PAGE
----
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How to Pass the Time in Hospital as a Patient

By: Jeff Durham - Updated: 28 Dec 2012 | comments*Discuss
 
Passing The Time In Hospital Hospital

No-one is going to pretend that going into hospital will be barrel of laughs. Depending on the type of surgery or treatment you are going to have, the amount of time you’ll need to stay in hospital to reach an appropriate recovery stage at which the staff will allow you to go home may vary from the same day to the day after or you may need to stay in hospital for several days and, in more serious cases, even weeks or months.

Naturally, the more confined you are to bed and the less mobility you have will have an impact upon your morale and your boredom threshold. It is quite true that whilst many people will only have kind words to say about their hospital treatment and the staff who have looked after them, one of the biggest ‘complaints’ you’ll hear is that “it got boring.”

And, it’s true, without you being able to get around as much and experiencing the freedom of doing what you want, when you want and without having all of the same creature comforts as you would at home, in addition to not having the same kind of social interaction with close friends and family, it’s very easy to get bored. However, if you do a little planning and adopt something of a routine, it is a lot easier to make the days seem to go by more quickly. Here are some things you might wish to try.

Use the Time to get Some Unfinished Business Completed

Whether it’s that pile of novels that have been gathering dust in your bedside cabinet or that mountain of correspondence you need to reply to, if you’re well enough, both of these can be done from your hospital bed. Maybe it’s a good time to write handwritten letters to those who have been there for you and have helped you whilst you’ve been in hospital?

Check Out The Facilities

Most hospitals these days have TV and radio facilities for each individual patient and well all know how time can fly by when we’re engrossed in a particular film or a TV programme. Likewise with newspapers and magazines – these are bound to be available to you enabling you to keep up with world events (or even celebrity gossip) whilst you’re stuck in hospital and there are always those crosswords and Sudoku challenges to keep your brain ticking over. Perhaps the hospital keeps packs of playing cards and you might be able to get other patients involved.

Keep a Journal or Diary

Even if you’ve never written one before, by filling part of your time by keeping a diary or journal, not only will you have something you can look back on later in life but your thoughts and feelings may also offer an insight into how your recovery is going and even a small piece of detail that you’ve not given much thought to might help when it comes to follow up appointments where being able to refer to the information in the journal might help a doctor or therapist evaluate your treatment better and modify it if necessary.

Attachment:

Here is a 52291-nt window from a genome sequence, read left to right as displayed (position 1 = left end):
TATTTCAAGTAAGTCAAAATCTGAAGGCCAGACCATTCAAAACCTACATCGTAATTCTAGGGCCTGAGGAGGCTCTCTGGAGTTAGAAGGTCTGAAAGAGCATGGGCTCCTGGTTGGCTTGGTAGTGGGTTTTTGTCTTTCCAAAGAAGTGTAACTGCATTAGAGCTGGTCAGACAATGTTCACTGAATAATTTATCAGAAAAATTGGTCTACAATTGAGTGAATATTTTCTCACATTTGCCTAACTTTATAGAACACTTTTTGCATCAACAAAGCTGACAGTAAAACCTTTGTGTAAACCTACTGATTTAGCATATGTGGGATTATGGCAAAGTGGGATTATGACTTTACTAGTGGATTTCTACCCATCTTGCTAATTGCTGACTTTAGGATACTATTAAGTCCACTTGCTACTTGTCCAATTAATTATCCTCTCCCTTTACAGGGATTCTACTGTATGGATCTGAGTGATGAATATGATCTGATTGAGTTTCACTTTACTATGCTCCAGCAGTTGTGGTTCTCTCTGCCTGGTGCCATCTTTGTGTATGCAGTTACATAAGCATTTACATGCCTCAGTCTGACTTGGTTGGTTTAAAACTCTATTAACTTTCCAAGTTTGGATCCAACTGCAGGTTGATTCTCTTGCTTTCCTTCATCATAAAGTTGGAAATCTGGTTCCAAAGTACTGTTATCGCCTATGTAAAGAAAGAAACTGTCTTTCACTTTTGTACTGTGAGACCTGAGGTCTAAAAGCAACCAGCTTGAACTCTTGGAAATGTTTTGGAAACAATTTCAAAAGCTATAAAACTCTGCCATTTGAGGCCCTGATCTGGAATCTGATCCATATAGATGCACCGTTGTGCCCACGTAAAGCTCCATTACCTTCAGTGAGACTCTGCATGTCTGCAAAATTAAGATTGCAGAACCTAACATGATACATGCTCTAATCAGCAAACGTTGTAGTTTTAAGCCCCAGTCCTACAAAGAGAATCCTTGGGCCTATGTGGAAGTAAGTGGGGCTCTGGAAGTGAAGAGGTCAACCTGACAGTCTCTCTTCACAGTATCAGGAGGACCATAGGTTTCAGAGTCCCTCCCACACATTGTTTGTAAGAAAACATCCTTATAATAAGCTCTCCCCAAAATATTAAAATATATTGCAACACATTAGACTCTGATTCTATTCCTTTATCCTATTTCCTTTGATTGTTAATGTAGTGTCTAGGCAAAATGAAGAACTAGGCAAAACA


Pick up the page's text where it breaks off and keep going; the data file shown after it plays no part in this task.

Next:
Try to be Sociable

Though you may be experiencing pain or discomfort, try to be as amenable and sociable as possible towards both the medical team who are treating you and to fellow patients. If you’re open to conversation, you’ll usually find that you’ll attract others to want to talk to you too and this can help to pass the time of day far more quickly than if you remain isolated from the rest of your immediate surroundings. And, who knows, you may even make an interesting friend or two out of the experience.

Encourage Visitors

Try to be enthusiastic or at least cheery when friends and family come to see you. This might not always be possible, that’s understood, but people who come to see you are hoping they’ll see signs of improvement and it’s good to catch up with what’s going on back out there in the ‘real world’. It doesn’t matter if you’ve nothing significant to talk to them about as you’ve not been up to much, let them do most of the talking if you want to.

Check Out What is Permitted

If you don’t already know the hospitals rules and regulations, try to find out what you’re able to have brought in. For example, can you listen to your own mp3 player or what about a games console (providing you wear headphones) or a handheld DVD player or maybe a laptop? None of these may be allowed but some might be and if you don’t ask, you’ll never know.

Also, if you’re able to get up and walk about, ask if it might be possible for you to get outside occasionally to get some fresh air and to stretch your legs. Getting away from the four walls of the ward or out of your private room for half an hour or so each day is something to look forward to.

Adopting a Routine

Once you have determined what you can and can’t do, adopting a daily schedule or routine incorporating some of the things highlighted above will help to keep your mind occupied and will make the days seem to go by more quickly. It’s also a fact that by keeping an active and healthy, positive attitude, this is far more likely to result in you completing your recovery far more quickly.

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I have just had my Galll bladder removed on the 30th May here at the West Cornwall hospital here in Penzance.The professional way they treat me, from the Surgeon, downto the student Nurse, was exceptional. Nothing was too much trouble,explaining,the procedures,care,and answering any questions, I had, was answered with a great deal of kindness. Please thank them on my behalf As for me, ,well I am surprised as to how,well I feel after 5 days,Not much discomfort,Clearly getting better,Much appreciative, on the skills of the surgical team etc.And finally glad to be rid of the troublesome Gallbladder
Catweazel - 5-Jun-12 @ 12:55 PM
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